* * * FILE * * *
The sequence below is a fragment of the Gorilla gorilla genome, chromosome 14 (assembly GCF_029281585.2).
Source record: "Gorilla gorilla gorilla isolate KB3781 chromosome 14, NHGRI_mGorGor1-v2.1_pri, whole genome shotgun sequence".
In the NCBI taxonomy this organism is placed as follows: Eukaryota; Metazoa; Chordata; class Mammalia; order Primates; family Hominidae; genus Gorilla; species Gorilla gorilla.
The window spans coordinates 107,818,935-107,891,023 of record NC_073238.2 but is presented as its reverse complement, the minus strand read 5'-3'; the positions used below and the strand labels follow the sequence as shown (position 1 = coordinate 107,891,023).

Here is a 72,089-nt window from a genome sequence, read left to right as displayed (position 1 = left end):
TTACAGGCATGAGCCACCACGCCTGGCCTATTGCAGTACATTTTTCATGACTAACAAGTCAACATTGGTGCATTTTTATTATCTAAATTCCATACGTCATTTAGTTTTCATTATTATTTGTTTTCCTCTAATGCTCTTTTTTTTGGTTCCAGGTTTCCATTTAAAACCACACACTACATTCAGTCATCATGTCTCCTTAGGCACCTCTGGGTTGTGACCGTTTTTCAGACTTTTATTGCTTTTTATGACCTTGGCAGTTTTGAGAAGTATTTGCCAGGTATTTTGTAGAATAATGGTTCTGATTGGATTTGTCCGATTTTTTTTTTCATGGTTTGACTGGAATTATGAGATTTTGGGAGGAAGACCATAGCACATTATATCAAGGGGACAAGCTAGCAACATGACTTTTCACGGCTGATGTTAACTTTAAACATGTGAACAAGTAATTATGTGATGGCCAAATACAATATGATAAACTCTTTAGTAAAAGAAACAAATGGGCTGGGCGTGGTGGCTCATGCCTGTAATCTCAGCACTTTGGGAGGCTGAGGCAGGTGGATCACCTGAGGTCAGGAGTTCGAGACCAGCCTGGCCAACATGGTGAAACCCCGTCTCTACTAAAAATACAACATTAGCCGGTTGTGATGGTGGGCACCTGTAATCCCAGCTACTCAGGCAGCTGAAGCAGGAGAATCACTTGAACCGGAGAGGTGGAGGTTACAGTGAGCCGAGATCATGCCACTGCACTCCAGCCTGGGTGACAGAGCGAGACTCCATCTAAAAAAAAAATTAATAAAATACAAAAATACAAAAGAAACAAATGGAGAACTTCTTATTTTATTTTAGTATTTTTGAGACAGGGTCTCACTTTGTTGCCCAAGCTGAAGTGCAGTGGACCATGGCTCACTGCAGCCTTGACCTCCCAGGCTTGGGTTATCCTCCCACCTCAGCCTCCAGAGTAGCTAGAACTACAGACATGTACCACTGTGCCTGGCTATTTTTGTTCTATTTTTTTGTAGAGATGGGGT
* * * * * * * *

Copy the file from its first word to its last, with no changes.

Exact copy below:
The sequence below is a fragment of the Gorilla gorilla genome, chromosome 14 (assembly GCF_029281585.2).
Source record: "Gorilla gorilla gorilla isolate KB3781 chromosome 14, NHGRI_mGorGor1-v2.1_pri, whole genome shotgun sequence".
In the NCBI taxonomy this organism is placed as follows: Eukaryota; Metazoa; Chordata; class Mammalia; order Primates; family Hominidae; genus Gorilla; species Gorilla gorilla.
The window spans coordinates 107,818,935-107,891,023 of record NC_073238.2 but is presented as its reverse complement, the minus strand read 5'-3'; the positions used below and the strand labels follow the sequence as shown (position 1 = coordinate 107,891,023).

Here is a 72,089-nt window from a genome sequence, read left to right as displayed (position 1 = left end):
TTACAGGCATGAGCCACCACGCCTGGCCTATTGCAGTACATTTTTCATGACTAACAAGTCAACATTGGTGCATTTTTATTATCTAAATTCCATACGTCATTTAGTTTTCATTATTATTTGTTTTCCTCTAATGCTCTTTTTTTTGGTTCCAGGTTTCCATTTAAAACCACACACTACATTCAGTCATCATGTCTCCTTAGGCACCTCTGGGTTGTGACCGTTTTTCAGACTTTTATTGCTTTTTATGACCTTGGCAGTTTTGAGAAGTATTTGCCAGGTATTTTGTAGAATAATGGTTCTGATTGGATTTGTCCGATTTTTTTTTTCATGGTTTGACTGGAATTATGAGATTTTGGGAGGAAGACCATAGCACATTATATCAAGGGGACAAGCTAGCAACATGACTTTTCACGGCTGATGTTAACTTTAAACATGTGAACAAGTAATTATGTGATGGCCAAATACAATATGATAAACTCTTTAGTAAAAGAAACAAATGGGCTGGGCGTGGTGGCTCATGCCTGTAATCTCAGCACTTTGGGAGGCTGAGGCAGGTGGATCACCTGAGGTCAGGAGTTCGAGACCAGCCTGGCCAACATGGTGAAACCCCGTCTCTACTAAAAATACAACATTAGCCGGTTGTGATGGTGGGCACCTGTAATCCCAGCTACTCAGGCAGCTGAAGCAGGAGAATCACTTGAACCGGAGAGGTGGAGGTTACAGTGAGCCGAGATCATGCCACTGCACTCCAGCCTGGGTGACAGAGCGAGACTCCATCTAAAAAAAAAATTAATAAAATACAAAAATACAAAAGAAACAAATGGAGAACTTCTTATTTTATTTTAGTATTTTTGAGACAGGGTCTCACTTTGTTGCCCAAGCTGAAGTGCAGTGGACCATGGCTCACTGCAGCCTTGACCTCCCAGGCTTGGGTTATCCTCCCACCTCAGCCTCCAGAGTAGCTAGAACTACAGACATGTACCACTGTGCCTGGCTATTTTTGTTCTATTTTTTTGTAGAGATGGGGT